If you Quant it, Flaunt it!

Her clothes appealed to both ‘duchesses and typists’.

Her fashion was described as kooky, mad and way out.

Mary Quant – role model for the working woman.

If you’ve read my first ever blog on here, then you’ll know it was all about this lady! To those that haven’t (not to worry), in a nutshell I managed to visit a scaled down Mary Quant exhibition last year at the Fashion and Textiles museum; it featured not only Quant but Terence Conran (the man behind the store Habitat).

The recent exhibition at the V&A museum however was all about Quant and her legacy. What made this exhibition unlike any other I’d visited was that the majority of the collection was on loan to the museum from owners of original Mary Quant pieces. They were displayed beautifully alongside a placard detailing whom the item had come from, where/when they may have purchased it and how much for (honestly it was such a sweet idea!) They then proceeded to display how much the item in question would be worth now and heed my advice when I say this, if you have an original Mary Quant garment lingering about in your loft or your Grandmama’s wardrobe then for heaven’s sake hold on to it!

Or you know, sell it to me so I can at least wear it…

I guess you could say Mary Quant has always inspired my look, from the clothes I wore growing up to the hair on my head. Her whole ethos on why she designed clothes to look a certain way and how she wanted women to feel wearing her pieces, it definitely had an impact on my own wardrobe when forming my own personal style.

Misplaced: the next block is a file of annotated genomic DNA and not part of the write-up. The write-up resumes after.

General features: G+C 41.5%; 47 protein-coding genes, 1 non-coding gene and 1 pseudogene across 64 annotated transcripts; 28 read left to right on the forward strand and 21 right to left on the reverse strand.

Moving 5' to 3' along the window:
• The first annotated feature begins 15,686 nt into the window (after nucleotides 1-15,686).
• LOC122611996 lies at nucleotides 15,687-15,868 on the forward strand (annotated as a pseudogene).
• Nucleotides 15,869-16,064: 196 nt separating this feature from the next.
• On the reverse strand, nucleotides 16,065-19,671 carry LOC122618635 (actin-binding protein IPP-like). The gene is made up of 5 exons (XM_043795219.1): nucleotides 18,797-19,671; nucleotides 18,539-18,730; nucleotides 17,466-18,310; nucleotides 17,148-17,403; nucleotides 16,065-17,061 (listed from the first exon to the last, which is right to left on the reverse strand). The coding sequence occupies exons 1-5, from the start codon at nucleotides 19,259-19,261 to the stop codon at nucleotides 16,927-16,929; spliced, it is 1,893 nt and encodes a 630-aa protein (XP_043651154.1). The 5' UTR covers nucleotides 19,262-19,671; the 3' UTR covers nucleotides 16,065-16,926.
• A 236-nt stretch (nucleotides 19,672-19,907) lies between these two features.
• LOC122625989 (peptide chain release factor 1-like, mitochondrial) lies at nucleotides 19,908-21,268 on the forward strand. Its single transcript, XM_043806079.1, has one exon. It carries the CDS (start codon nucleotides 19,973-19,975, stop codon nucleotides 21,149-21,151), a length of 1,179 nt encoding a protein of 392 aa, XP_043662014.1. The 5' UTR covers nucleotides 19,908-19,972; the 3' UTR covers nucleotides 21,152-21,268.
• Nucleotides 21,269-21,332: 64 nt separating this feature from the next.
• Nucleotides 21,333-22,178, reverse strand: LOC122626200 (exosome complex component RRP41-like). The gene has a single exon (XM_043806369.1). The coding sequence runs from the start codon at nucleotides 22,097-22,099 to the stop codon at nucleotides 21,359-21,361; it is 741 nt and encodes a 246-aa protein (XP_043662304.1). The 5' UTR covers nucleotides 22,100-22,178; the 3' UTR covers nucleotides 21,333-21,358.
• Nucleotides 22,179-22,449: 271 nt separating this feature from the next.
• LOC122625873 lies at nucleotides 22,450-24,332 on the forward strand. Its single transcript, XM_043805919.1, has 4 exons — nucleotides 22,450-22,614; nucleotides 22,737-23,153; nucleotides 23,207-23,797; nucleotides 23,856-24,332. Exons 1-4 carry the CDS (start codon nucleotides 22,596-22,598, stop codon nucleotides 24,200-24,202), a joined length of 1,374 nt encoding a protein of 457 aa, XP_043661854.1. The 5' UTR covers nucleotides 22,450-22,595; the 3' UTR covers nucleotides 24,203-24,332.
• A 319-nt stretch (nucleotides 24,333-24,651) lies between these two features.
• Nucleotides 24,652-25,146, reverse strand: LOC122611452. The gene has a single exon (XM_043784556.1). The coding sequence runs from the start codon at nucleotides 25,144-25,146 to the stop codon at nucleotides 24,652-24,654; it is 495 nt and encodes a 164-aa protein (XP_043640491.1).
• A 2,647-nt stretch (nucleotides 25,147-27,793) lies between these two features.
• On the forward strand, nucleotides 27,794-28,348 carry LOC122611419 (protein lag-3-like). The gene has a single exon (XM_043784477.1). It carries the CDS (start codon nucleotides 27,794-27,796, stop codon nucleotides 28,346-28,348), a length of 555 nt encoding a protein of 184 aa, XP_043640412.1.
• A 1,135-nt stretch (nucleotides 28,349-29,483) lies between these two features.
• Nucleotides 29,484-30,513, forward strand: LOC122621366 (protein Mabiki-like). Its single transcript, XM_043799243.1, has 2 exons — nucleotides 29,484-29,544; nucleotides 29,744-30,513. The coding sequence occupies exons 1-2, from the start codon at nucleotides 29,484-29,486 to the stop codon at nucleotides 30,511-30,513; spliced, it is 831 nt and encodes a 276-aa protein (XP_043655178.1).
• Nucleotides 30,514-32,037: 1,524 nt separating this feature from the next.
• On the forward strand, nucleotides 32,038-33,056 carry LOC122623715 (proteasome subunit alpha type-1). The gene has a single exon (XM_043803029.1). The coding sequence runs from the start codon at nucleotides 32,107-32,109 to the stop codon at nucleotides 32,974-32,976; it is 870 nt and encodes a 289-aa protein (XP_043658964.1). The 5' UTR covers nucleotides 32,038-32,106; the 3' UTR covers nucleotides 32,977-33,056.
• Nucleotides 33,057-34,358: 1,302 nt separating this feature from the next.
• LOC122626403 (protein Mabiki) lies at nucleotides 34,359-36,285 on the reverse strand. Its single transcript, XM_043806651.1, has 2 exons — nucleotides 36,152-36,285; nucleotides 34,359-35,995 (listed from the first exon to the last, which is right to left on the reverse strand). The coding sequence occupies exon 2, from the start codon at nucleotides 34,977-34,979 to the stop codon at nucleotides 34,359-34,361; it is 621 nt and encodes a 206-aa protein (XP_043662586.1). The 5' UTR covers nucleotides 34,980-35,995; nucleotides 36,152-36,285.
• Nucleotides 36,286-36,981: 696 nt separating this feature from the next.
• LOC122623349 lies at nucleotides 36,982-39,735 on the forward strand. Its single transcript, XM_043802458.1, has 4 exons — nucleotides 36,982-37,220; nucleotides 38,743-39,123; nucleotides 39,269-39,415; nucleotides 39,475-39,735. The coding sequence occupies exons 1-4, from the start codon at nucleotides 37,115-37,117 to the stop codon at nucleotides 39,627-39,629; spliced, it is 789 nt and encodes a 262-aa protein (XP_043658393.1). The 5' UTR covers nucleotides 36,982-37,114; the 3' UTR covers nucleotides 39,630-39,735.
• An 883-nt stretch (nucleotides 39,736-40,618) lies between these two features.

She’s quite simply put a revolutionary and a rebel! Apart from celebrating her 90th birthday the day before I visited this exhibition, I might add. Her belief in her own designs extended its way onto the red carpet when visiting Buckingham Palace to collect her OBE. She decided to rock up in front of the world press wearing her own brand from head to toe! This included makeup, tights and even underwear (apparently), all of which could be purchased directly from her store- the ultimate business lady and a badass! See, isn’t she amazing? Not to mention you have her to thank for the mini skirt and waterproof mascara, things you could say we take for granted.

Although her clothes were still expensive, above all she wanted them to be affordable. So she wasn’t quite Primark, but she wasn’t Chanel either!

Walking around the exhibition I see an array of clothes I would still wear to this day. They’re classic and even now they’re edgy! Every pinafore, collared dress and monochrome pattern I see my mind screamed “I simply must have this in my possession!” and if you thought this happened upon viewing the entire collection, then yes you’d be right…

I find the exhibitions at the V&A are always well thought-out and presented beautifully and this one was no exception. I spent a good 2 hours here and if it was a little less crowded I could have easily ogled for a bit longer. Instead after the exhibition (and raiding the store for any goodies I could get my hands on…) I decided to have a jaunt to Kings Road in Chelsea to have a peek at where Mary Quant’s store Bazaar would have stood back in 1955.

Mary Quant. Thank you for sitting in your bedsit designing and creating quirky dresses, tackling the class system and being unconventional!  

As you put it best, “We knew we had to do it ourselves, or nothing would happen at all”      

I A-Dior You!